Now, don’t get us wrong – Borderlands has a lot to offer, and there’s plenty to see and kill on the way. For starters, the game has a random weapon generator that (at last count) offers anything up to 17,000,000 different combinations of ammo, barrel length, colour and size. So, every time you see a crate that looks like it has something interesting in it, the need to crack it open and get your hands on whatever lays inside is too much to bear. Handguns that fire shotgun shells, sniper rifles that cause your prey to explode into flames and machine guns that fire cats (we made that last one up) are some of the best examples we’ve come across so far, but for every exciting new kind of weapon there’s another humdrum revolver or bottom-end shotgun ready to clog up your inventory until you find a shop ready to take it off your hands.

These shops take the form of vending machines (a bit like those in Bioshock), stocking the usual health packs, weapon upgrades and shields that appear to be de riguer in any FPS worth it’s salt nowadays, as well as a “bargain of the day” that’s only on offer for a limited period of time – sometimes so tantalizingly expensive that you do all you can (without selling what you already have) to get the cash together to purchase it before returning and finding that you’re too late.

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Cash can be gleaned in a number of ways, from cracking open the myriad safes, toilets and piles of dung (yes, you read that right) that litter the landscape, to prising it from the cold, dead hands of your foes. When we say “prising”, we actually mean “button pressing” – instead of automatically collecting something when your character wanders over it, you have to stop and look at the item in question and then press X in order to retrieve it. It’s overly annoying and can easily disrupt the flow of the game, especially when you’re caught in a massive firefight with a group of bandits and run out of ammo: life would be so much easier if you just picked items up automatically instead. There is an alarming amount of stuff to be harvested however, and practically everything you kill either drops cash or ammo, and it appears to be relevant to the weapons you’re carrying at the time, meaning you’re never far from a full clip somewhere along the line.

Killing things earns you XP (experience points, for the non-initiated) which you use to level up, as does completing quests – which (in some cases), you need to do pretty quickly in order to progress through the story mode. When a quest is presented to you it tells you what level you need to be at to stand a chance of completing it, and most of the time you need to grind in order to do this. Unfortunately, most of these quests feel non-descript and samey, requiring you to “go here, kill him, collect this” in varying orders and it all gets rather repetitive rather quickly. Even the story-led missions lack emotion or anything worth remembering, and with little or no dialogue between you and the NPC’s (save the odd sarcastic comment when you kill something) it’s hard to build up a strong connection to your character. It’s like Gearbox read a list of all the things normal gamers care about (decent storyline and attachment to your character, for example) and got it mixed up with all the stuff we don’t instead. This may indicate a leaning towards old-skool gaming values of old, but without the core gameplay to back things up it just feels like urinating in the wind.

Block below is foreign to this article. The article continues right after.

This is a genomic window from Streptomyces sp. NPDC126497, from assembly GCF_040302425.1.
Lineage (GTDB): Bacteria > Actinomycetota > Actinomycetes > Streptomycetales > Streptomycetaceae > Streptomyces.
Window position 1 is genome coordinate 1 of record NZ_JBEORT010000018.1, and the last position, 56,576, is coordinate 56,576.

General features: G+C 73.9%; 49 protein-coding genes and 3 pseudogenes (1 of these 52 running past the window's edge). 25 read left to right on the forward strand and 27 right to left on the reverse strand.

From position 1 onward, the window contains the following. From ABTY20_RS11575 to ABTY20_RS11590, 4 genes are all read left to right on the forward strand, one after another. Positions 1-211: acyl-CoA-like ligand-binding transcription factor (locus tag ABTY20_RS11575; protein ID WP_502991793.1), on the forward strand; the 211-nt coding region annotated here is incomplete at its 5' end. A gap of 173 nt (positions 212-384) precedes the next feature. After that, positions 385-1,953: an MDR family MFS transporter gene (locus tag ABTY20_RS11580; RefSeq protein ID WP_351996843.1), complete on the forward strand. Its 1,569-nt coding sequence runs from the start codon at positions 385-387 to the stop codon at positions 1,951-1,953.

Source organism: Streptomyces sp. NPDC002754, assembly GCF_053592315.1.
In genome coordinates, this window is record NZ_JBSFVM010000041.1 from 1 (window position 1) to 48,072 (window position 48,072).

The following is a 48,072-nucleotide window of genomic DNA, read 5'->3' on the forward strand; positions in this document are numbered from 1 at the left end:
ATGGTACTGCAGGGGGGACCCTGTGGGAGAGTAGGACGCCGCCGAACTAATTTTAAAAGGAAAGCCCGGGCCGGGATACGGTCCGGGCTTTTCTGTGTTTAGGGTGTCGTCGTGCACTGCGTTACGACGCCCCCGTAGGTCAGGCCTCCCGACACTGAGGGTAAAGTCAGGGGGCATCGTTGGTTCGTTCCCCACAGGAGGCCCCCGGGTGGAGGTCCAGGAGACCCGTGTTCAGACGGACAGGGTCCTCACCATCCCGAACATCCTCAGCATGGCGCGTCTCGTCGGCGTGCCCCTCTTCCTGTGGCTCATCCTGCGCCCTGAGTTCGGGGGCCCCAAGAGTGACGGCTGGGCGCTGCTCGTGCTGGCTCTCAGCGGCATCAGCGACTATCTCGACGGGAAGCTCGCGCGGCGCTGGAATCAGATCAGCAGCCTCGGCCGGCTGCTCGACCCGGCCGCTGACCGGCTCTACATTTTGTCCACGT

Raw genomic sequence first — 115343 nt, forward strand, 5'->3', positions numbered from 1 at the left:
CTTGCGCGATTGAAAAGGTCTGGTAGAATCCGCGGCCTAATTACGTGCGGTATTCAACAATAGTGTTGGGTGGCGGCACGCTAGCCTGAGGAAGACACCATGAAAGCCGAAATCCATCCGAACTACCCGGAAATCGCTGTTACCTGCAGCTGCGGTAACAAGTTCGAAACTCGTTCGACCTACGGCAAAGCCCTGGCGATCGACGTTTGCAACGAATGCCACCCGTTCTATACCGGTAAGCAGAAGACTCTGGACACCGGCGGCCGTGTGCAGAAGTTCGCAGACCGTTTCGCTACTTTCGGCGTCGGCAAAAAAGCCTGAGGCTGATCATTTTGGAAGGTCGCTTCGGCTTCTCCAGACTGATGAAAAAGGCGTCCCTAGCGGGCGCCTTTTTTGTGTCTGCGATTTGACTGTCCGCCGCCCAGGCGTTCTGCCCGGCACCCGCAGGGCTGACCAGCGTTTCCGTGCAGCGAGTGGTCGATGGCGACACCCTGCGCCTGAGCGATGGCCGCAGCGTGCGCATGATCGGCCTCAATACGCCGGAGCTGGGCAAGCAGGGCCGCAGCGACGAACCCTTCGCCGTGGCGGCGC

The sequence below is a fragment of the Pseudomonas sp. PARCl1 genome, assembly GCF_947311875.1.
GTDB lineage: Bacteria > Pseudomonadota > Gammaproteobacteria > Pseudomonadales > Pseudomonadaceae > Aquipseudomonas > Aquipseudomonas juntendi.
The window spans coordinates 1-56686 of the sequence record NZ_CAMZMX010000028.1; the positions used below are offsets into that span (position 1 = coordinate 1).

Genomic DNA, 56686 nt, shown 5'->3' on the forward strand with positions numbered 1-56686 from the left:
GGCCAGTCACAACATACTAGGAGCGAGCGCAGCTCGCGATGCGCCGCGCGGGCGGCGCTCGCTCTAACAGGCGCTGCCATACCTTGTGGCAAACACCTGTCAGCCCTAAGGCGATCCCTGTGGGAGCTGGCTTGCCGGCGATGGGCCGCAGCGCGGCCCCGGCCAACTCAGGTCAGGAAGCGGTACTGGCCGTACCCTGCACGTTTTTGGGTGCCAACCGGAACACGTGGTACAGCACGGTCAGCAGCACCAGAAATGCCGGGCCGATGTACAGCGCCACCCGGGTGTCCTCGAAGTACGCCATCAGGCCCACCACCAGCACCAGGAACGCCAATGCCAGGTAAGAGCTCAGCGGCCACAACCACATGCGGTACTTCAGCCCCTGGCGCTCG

Graphics

Looking like a cross between Prince of Persia and Afro Samurai, Borderlands follows the underused cel-shading method, which at least gives it a unique comic book style feel. The landscapes are vast, and there’s a real sense of scope and distance all around you. Unfortunately, most of the terrain looks like the same arid desert landscape you visited earlier and save the odd bandit camp or wind turbine it could very well be. Likewise, the enemies on offer are quite varied, from the mutated canine Skags to the highly amusing Psycho Dwarf fraternity, but despite the odd random variant (Level 12 Corrosive Skag, anyone?) they all look and act exactly the same. Texture pop is also an issue, with it being glaringly obvious in some places.

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Audio

Sounding like a cross between a twangy Ennio Morricone Soundtrack in places and Deliverance on LSD in others, Borderlands screams “old skool Western movie” – most of the NPC’s have faux-texan accents and sound like every cowboy cliché extra you’ve ever heard in a Clint Eastwood movie. The bad guys really all sound the same, and tend to spit the same token insults and taunts, with only the high-pitched giggling of the Psychotic Dwarves providing any real giggles. The gun sounds are quite convincing however, and the explosions have some real meat behind them – but why are the vehicles so quiet?!! They look beefy, but make little or no sound at all…the track over the opening movie is fantastic, though!

Overall Score & Replayability

As scathing as this review may seem, Borderlands does have a quirky charm – it is quite unlike anything available on the market today and we can’t quite put our fingers on what that something is. It could be the overall annoyance and complete lack of satisfaction you get when playing the game (the effort/pay off ratio is very low on this one), or it may be the unique graphical flair and the fact that Gearbox have tried to create something a bit different and, to some extent, have succeeded. The FPS and RPG elements mould into each other quite well but (and I’m paraphrasing here) neither are remarkable enough to achieve an outstanding final product. Nevertheless, the time we spent with Borderlands was quite enjoyable and it’s easy to whittle away a few days on Pandora’s sandy vistas – just don’t expect anything life changing.